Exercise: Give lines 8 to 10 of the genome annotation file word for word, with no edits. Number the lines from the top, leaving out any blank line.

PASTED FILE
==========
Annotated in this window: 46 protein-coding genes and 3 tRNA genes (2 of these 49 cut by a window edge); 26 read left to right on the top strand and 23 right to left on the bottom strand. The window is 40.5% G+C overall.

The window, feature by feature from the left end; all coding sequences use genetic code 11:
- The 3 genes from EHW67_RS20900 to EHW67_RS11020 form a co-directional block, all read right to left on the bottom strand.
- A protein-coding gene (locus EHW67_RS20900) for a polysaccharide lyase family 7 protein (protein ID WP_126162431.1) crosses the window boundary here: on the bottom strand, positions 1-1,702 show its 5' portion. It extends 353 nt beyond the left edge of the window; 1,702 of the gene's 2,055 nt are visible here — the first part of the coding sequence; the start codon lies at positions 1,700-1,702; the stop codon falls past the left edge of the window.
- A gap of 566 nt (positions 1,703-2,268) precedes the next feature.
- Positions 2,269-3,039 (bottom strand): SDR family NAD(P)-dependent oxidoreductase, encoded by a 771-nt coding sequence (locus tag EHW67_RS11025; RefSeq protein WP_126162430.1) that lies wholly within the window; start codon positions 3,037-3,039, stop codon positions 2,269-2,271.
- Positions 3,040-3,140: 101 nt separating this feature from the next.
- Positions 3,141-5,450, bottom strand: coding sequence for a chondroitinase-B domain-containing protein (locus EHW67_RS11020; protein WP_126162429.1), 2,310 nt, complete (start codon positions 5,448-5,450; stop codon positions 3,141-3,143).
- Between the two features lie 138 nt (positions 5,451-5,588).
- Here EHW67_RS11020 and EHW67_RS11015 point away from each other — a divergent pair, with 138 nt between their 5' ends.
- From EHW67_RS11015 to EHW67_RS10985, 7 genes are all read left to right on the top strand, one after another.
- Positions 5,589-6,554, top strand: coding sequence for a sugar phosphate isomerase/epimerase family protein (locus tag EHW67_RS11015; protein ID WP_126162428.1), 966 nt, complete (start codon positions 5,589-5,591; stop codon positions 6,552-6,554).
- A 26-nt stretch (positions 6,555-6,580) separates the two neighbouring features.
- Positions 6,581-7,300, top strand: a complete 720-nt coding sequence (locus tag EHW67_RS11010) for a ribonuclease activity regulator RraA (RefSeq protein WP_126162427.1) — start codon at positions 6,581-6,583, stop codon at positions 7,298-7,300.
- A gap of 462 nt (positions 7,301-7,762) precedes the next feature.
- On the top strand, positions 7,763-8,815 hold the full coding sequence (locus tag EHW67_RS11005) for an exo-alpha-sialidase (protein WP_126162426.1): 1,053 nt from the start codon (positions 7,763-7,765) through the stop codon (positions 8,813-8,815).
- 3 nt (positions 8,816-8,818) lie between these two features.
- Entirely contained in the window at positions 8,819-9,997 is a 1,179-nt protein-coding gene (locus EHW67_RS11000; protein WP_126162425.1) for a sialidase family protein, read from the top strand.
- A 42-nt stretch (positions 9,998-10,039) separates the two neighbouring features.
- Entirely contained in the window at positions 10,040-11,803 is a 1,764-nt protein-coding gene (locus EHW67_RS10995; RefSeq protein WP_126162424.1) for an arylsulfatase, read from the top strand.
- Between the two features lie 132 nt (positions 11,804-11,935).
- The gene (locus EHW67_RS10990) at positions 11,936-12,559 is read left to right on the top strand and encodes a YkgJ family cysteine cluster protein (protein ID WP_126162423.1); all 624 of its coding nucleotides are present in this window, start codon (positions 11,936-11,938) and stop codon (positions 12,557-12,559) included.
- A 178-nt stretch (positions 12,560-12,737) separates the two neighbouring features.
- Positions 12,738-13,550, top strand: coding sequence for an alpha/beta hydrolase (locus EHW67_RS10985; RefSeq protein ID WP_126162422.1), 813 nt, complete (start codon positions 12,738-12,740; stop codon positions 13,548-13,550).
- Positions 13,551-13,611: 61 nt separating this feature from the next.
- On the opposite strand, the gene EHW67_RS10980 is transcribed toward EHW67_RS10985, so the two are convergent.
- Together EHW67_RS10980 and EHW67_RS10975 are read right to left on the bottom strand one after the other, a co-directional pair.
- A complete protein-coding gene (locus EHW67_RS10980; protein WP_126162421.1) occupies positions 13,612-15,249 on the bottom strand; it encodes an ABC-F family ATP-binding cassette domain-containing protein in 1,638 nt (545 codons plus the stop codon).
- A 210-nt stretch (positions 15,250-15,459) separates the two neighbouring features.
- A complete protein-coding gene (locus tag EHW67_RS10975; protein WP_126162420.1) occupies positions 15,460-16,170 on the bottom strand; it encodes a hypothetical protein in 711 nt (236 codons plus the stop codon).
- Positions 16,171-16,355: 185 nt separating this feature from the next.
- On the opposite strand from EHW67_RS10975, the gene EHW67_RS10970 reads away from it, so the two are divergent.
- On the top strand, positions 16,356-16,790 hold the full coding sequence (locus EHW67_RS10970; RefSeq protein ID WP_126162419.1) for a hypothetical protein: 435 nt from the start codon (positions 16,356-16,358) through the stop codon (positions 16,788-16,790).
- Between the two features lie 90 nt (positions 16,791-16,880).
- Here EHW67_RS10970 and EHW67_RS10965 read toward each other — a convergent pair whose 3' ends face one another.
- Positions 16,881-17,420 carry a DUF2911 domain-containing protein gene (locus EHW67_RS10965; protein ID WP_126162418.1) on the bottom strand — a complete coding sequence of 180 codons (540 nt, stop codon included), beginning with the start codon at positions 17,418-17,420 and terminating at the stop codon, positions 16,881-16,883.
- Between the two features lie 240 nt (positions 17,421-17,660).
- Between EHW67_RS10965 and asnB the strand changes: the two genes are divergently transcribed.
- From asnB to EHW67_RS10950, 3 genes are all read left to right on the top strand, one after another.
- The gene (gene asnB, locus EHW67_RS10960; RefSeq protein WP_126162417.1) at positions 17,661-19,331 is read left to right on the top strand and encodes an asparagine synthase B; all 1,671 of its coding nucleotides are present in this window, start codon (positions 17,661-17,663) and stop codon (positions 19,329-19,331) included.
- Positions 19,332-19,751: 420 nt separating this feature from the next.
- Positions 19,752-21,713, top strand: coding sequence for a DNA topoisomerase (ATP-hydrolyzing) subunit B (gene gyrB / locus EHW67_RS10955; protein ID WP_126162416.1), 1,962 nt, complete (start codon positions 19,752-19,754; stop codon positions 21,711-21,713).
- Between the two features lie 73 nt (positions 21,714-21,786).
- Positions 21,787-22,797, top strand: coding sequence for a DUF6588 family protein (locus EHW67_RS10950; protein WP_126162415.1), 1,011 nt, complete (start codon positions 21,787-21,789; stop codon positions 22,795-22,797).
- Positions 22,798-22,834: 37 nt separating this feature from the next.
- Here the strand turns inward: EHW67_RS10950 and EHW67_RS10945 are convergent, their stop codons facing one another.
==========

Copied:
- Positions 3,141-5,450, bottom strand: coding sequence for a chondroitinase-B domain-containing protein (locus EHW67_RS11020; protein WP_126162429.1), 2,310 nt, complete (start codon positions 5,448-5,450; stop codon positions 3,141-3,143).
- Between the two features lie 138 nt (positions 5,451-5,588).
- Here EHW67_RS11020 and EHW67_RS11015 point away from each other — a divergent pair, with 138 nt between their 5' ends.